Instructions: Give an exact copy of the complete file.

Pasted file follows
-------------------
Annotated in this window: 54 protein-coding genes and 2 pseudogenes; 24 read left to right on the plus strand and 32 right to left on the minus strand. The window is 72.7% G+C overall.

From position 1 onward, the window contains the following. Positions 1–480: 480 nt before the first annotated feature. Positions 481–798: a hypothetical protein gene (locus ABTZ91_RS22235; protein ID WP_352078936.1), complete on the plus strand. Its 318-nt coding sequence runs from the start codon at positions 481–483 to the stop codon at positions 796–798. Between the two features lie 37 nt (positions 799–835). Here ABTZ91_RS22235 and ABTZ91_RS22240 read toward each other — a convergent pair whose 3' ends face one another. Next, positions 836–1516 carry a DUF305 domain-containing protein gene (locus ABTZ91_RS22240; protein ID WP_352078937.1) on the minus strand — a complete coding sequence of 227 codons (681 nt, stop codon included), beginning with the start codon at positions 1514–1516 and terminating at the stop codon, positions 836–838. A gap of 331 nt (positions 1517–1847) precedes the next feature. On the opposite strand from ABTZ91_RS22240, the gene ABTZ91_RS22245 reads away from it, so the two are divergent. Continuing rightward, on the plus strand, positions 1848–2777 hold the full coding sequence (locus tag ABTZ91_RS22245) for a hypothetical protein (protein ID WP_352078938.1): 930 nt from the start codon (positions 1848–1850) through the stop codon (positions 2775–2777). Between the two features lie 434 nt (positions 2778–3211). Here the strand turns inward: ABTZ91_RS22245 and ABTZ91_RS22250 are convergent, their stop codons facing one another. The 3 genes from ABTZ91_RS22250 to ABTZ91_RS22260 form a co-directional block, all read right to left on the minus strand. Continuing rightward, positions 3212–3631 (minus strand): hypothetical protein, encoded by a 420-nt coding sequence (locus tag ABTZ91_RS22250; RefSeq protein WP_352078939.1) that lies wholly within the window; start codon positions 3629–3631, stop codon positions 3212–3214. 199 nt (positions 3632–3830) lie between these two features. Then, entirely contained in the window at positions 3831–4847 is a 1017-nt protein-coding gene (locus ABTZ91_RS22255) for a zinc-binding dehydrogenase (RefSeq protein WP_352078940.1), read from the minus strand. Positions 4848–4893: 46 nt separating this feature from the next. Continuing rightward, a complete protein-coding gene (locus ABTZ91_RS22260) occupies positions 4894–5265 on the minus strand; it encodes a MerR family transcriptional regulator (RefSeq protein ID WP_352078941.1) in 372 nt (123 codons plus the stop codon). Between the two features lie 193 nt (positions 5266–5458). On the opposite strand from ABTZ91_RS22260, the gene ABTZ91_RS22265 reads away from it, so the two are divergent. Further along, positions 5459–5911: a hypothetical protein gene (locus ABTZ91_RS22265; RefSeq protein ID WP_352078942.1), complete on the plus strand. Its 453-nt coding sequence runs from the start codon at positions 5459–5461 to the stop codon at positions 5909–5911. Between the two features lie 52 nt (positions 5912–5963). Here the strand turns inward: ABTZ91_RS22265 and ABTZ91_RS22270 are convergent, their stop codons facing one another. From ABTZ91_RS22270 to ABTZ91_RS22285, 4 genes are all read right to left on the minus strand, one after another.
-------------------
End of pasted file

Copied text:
Annotated in this window: 54 protein-coding genes and 2 pseudogenes; 24 read left to right on the plus strand and 32 right to left on the minus strand. The window is 72.7% G+C overall.

From position 1 onward, the window contains the following. Positions 1–480: 480 nt before the first annotated feature. Positions 481–798: a hypothetical protein gene (locus ABTZ91_RS22235; protein ID WP_352078936.1), complete on the plus strand. Its 318-nt coding sequence runs from the start codon at positions 481–483 to the stop codon at positions 796–798. Between the two features lie 37 nt (positions 799–835). Here ABTZ91_RS22235 and ABTZ91_RS22240 read toward each other — a convergent pair whose 3' ends face one another. Next, positions 836–1516 carry a DUF305 domain-containing protein gene (locus ABTZ91_RS22240; protein ID WP_352078937.1) on the minus strand — a complete coding sequence of 227 codons (681 nt, stop codon included), beginning with the start codon at positions 1514–1516 and terminating at the stop codon, positions 836–838. A gap of 331 nt (positions 1517–1847) precedes the next feature. On the opposite strand from ABTZ91_RS22240, the gene ABTZ91_RS22245 reads away from it, so the two are divergent. Continuing rightward, on the plus strand, positions 1848–2777 hold the full coding sequence (locus tag ABTZ91_RS22245) for a hypothetical protein (protein ID WP_352078938.1): 930 nt from the start codon (positions 1848–1850) through the stop codon (positions 2775–2777). Between the two features lie 434 nt (positions 2778–3211). Here the strand turns inward: ABTZ91_RS22245 and ABTZ91_RS22250 are convergent, their stop codons facing one another. The 3 genes from ABTZ91_RS22250 to ABTZ91_RS22260 form a co-directional block, all read right to left on the minus strand. Continuing rightward, positions 3212–3631 (minus strand): hypothetical protein, encoded by a 420-nt coding sequence (locus tag ABTZ91_RS22250; RefSeq protein WP_352078939.1) that lies wholly within the window; start codon positions 3629–3631, stop codon positions 3212–3214. 199 nt (positions 3632–3830) lie between these two features. Then, entirely contained in the window at positions 3831–4847 is a 1017-nt protein-coding gene (locus ABTZ91_RS22255) for a zinc-binding dehydrogenase (RefSeq protein WP_352078940.1), read from the minus strand. Positions 4848–4893: 46 nt separating this feature from the next. Continuing rightward, a complete protein-coding gene (locus ABTZ91_RS22260) occupies positions 4894–5265 on the minus strand; it encodes a MerR family transcriptional regulator (RefSeq protein ID WP_352078941.1) in 372 nt (123 codons plus the stop codon). Between the two features lie 193 nt (positions 5266–5458). On the opposite strand from ABTZ91_RS22260, the gene ABTZ91_RS22265 reads away from it, so the two are divergent. Further along, positions 5459–5911: a hypothetical protein gene (locus ABTZ91_RS22265; RefSeq protein ID WP_352078942.1), complete on the plus strand. Its 453-nt coding sequence runs from the start codon at positions 5459–5461 to the stop codon at positions 5909–5911. Between the two features lie 52 nt (positions 5912–5963). Here the strand turns inward: ABTZ91_RS22265 and ABTZ91_RS22270 are convergent, their stop codons facing one another. From ABTZ91_RS22270 to ABTZ91_RS22285, 4 genes are all read right to left on the minus strand, one after another.